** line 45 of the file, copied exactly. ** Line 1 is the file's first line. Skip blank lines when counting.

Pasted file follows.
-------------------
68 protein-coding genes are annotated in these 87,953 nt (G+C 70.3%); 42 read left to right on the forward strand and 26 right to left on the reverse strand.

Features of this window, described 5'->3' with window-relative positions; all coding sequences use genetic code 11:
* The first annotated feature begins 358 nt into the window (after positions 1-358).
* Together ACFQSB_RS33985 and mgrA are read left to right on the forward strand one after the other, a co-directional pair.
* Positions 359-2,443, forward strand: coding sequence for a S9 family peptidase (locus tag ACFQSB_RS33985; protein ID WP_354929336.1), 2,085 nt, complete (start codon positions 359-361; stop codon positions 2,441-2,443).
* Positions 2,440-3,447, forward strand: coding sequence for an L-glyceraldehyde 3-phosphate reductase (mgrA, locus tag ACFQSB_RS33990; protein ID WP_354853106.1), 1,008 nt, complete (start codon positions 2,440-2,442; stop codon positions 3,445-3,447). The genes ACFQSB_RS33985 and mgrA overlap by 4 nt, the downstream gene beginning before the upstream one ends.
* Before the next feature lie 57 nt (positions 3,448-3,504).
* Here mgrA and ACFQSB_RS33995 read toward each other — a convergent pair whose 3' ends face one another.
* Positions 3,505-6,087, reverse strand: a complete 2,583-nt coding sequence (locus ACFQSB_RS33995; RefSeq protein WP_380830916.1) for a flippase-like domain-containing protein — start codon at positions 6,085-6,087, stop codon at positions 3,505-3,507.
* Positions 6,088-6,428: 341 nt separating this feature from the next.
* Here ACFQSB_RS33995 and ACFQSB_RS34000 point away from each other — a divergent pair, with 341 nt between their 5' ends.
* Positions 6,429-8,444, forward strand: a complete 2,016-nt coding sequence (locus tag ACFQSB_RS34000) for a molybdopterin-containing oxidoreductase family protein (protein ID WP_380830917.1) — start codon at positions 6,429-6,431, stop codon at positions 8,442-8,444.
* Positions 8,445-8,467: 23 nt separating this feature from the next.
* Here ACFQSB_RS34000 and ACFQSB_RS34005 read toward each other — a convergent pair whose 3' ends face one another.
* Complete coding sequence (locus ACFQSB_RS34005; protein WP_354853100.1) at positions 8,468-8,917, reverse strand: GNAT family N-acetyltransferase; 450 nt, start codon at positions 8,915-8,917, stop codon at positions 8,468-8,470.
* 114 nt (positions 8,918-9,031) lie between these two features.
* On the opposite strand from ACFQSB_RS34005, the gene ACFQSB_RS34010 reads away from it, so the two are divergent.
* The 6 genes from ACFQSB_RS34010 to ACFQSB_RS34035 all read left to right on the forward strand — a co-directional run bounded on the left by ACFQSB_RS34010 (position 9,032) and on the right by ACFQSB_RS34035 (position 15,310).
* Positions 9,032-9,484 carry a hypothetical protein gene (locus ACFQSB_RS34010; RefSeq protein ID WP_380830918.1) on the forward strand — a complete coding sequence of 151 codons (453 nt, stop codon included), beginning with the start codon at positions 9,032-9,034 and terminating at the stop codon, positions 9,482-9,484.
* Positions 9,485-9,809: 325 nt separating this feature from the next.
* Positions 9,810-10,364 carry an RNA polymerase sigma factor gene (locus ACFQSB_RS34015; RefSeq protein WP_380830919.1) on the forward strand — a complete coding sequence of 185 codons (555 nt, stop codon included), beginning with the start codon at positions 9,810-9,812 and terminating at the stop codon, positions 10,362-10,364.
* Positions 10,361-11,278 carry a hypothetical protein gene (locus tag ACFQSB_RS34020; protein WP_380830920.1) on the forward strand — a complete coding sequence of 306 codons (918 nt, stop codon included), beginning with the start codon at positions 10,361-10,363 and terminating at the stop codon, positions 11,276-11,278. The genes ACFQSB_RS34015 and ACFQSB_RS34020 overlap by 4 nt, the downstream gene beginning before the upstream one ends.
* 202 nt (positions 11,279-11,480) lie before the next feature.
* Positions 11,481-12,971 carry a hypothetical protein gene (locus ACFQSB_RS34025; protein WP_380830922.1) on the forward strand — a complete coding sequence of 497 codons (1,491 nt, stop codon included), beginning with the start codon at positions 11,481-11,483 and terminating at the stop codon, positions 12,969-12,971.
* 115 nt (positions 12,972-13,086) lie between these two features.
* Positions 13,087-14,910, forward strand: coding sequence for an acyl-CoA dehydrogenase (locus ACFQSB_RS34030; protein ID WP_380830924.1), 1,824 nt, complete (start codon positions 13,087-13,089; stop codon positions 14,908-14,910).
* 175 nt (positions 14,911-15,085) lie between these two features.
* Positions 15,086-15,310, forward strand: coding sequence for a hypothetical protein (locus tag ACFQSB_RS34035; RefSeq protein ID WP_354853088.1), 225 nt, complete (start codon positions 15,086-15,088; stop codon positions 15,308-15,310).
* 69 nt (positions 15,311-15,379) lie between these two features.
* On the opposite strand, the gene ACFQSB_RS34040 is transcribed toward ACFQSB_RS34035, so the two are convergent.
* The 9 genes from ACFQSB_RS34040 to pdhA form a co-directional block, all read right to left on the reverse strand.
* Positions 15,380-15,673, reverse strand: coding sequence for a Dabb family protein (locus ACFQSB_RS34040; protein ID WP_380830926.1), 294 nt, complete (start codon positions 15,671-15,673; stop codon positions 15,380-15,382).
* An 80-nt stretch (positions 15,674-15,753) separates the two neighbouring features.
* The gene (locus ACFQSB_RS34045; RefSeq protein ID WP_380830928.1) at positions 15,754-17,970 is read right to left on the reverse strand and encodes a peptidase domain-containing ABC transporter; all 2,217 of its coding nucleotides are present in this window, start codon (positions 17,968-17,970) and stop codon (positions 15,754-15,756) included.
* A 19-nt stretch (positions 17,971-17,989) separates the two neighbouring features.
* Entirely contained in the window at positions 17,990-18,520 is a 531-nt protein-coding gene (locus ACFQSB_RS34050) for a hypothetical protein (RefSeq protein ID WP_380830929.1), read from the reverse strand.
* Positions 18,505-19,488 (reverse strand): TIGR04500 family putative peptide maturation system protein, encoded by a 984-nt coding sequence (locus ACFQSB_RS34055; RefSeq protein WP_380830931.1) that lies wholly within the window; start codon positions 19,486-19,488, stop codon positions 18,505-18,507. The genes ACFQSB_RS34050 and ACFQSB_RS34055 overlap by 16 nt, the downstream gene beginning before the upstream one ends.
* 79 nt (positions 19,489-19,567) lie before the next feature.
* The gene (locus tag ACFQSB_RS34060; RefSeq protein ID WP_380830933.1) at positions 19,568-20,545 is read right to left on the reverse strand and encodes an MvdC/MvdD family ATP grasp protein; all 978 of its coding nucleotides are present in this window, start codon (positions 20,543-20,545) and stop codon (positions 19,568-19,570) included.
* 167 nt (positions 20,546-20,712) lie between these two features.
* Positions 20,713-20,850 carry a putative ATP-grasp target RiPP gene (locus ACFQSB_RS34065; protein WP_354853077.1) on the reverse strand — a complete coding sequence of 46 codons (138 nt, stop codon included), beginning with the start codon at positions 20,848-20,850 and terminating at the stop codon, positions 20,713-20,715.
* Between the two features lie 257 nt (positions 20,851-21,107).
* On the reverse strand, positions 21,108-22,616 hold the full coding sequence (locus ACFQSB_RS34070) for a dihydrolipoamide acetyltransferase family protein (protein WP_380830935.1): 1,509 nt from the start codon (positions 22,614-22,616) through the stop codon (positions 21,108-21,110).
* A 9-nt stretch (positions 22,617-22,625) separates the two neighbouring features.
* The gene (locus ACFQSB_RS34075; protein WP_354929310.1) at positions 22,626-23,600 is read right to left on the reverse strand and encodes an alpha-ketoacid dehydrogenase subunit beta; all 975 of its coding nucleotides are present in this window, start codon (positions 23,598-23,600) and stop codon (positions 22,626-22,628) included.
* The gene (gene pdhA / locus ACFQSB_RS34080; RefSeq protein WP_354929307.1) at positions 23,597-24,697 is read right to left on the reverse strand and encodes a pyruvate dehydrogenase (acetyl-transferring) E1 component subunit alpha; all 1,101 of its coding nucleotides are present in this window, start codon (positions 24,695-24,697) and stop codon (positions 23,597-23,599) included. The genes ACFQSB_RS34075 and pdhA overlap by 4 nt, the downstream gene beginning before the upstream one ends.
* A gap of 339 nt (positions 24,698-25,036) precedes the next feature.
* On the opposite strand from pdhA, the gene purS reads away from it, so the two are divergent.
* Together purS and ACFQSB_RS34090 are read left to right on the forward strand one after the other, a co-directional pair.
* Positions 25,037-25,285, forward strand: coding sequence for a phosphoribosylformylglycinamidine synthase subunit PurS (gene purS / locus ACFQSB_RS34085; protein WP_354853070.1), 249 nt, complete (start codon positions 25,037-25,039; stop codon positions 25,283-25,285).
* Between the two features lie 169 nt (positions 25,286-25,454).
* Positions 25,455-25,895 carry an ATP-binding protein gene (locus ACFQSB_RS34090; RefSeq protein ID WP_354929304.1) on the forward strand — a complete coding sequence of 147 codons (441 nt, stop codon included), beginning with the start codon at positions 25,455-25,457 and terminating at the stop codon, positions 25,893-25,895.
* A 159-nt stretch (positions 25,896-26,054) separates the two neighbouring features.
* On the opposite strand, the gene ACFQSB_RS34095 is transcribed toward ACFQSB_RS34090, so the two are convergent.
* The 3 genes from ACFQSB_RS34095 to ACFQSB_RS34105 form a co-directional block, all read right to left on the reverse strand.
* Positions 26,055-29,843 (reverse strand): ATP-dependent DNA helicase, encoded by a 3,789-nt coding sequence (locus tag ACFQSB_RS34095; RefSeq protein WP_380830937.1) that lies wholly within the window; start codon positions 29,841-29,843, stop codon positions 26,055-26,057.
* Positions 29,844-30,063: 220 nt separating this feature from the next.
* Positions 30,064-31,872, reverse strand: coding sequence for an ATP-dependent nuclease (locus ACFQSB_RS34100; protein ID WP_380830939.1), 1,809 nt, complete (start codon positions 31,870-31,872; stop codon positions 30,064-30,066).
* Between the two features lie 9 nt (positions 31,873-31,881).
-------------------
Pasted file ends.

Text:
* The gene (locus ACFQSB_RS34075; protein WP_354929310.1) at positions 22,626-23,600 is read right to left on the reverse strand and encodes an alpha-ketoacid dehydrogenase subunit beta; all 975 of its coding nucleotides are present in this window, start codon (positions 23,598-23,600) and stop codon (positions 22,626-22,628) included.